The Bactrian or two-humped camel permits the Mongols to transport
heavy loads through the desert and other inhospitable terrain.
The camel is invaluable not only for transporting the folded
and other household furnishings when the Mongols move to new
pastureland, but also to carry goods designed for trade.
A camel could endure the heat of the Gobi desert, could drink
enormous quantities of water and then continue for days without
liquid, required less pasture than other pack animals, and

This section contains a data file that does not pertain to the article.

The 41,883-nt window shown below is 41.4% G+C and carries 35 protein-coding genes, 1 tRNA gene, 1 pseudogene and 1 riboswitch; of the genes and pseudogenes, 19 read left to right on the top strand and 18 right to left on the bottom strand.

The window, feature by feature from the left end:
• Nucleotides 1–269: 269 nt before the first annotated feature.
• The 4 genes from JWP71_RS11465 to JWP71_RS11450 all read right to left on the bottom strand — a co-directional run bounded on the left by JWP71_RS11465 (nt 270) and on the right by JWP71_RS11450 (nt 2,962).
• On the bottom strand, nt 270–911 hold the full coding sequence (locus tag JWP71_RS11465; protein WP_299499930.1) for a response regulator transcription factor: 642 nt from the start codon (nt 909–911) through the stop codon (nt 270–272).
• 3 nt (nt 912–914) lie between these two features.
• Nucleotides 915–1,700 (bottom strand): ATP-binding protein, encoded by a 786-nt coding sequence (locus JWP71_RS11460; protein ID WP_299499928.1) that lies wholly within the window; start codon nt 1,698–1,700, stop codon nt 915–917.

could extract food from the scruffiest shrubs or blades of
grass all ideal qualities for the daunting desert terrain
of southern Mongolia.
In addition to the camel's importance for transport, the
Mongols valued the animal's wool, drank its milk (which can
also be made into cheese), and ate its meat. No wonder then
that "in the Mongol epoch the camel enjoyed the highest
esteem he was attain in the Chinese lands" [in "The
Camel in China Down to the Mongol Invasion" by Edward
Schafer, Sinologica, 2 (1950), p. 190].
The Camel and the Wheel, by Richard Bulliet (Cambridge: Harvard University Press,
"The Camel in China down to the Mongol Dynasty,"
by Edward H. Schafer, in Sinologica 2 (Basel: Verlag
für Recht und Gesellschaft, 1950).